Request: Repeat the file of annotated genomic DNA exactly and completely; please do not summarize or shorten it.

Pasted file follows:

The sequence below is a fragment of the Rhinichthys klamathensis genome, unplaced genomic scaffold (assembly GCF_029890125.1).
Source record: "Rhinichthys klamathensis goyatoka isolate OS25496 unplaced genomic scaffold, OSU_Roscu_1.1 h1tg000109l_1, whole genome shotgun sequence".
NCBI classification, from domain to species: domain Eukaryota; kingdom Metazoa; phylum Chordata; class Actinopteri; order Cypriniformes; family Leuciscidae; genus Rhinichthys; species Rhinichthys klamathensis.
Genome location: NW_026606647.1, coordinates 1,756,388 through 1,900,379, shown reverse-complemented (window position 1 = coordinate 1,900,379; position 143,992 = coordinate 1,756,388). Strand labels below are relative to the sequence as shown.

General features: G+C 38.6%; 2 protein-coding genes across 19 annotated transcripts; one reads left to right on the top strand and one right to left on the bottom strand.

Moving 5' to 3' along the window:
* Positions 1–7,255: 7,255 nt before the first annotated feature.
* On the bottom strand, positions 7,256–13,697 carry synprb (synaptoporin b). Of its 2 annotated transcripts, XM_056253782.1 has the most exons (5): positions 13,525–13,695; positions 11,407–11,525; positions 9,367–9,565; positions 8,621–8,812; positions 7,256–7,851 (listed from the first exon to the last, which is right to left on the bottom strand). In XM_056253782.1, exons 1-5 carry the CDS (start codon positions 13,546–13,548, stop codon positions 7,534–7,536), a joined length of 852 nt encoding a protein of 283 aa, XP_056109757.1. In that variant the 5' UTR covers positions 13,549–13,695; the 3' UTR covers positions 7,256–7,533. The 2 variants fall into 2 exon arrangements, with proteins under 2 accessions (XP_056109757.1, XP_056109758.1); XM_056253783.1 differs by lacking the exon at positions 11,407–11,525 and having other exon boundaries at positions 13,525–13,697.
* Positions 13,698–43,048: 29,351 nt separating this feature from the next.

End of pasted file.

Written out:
The sequence below is a fragment of the Rhinichthys klamathensis genome, unplaced genomic scaffold (assembly GCF_029890125.1).
Source record: "Rhinichthys klamathensis goyatoka isolate OS25496 unplaced genomic scaffold, OSU_Roscu_1.1 h1tg000109l_1, whole genome shotgun sequence".
NCBI classification, from domain to species: domain Eukaryota; kingdom Metazoa; phylum Chordata; class Actinopteri; order Cypriniformes; family Leuciscidae; genus Rhinichthys; species Rhinichthys klamathensis.
Genome location: NW_026606647.1, coordinates 1,756,388 through 1,900,379, shown reverse-complemented (window position 1 = coordinate 1,900,379; position 143,992 = coordinate 1,756,388). Strand labels below are relative to the sequence as shown.

General features: G+C 38.6%; 2 protein-coding genes across 19 annotated transcripts; one reads left to right on the top strand and one right to left on the bottom strand.

Moving 5' to 3' along the window:
* Positions 1–7,255: 7,255 nt before the first annotated feature.
* On the bottom strand, positions 7,256–13,697 carry synprb (synaptoporin b). Of its 2 annotated transcripts, XM_056253782.1 has the most exons (5): positions 13,525–13,695; positions 11,407–11,525; positions 9,367–9,565; positions 8,621–8,812; positions 7,256–7,851 (listed from the first exon to the last, which is right to left on the bottom strand). In XM_056253782.1, exons 1-5 carry the CDS (start codon positions 13,546–13,548, stop codon positions 7,534–7,536), a joined length of 852 nt encoding a protein of 283 aa, XP_056109757.1. In that variant the 5' UTR covers positions 13,549–13,695; the 3' UTR covers positions 7,256–7,533. The 2 variants fall into 2 exon arrangements, with proteins under 2 accessions (XP_056109757.1, XP_056109758.1); XM_056253783.1 differs by lacking the exon at positions 11,407–11,525 and having other exon boundaries at positions 13,525–13,697.
* Positions 13,698–43,048: 29,351 nt separating this feature from the next.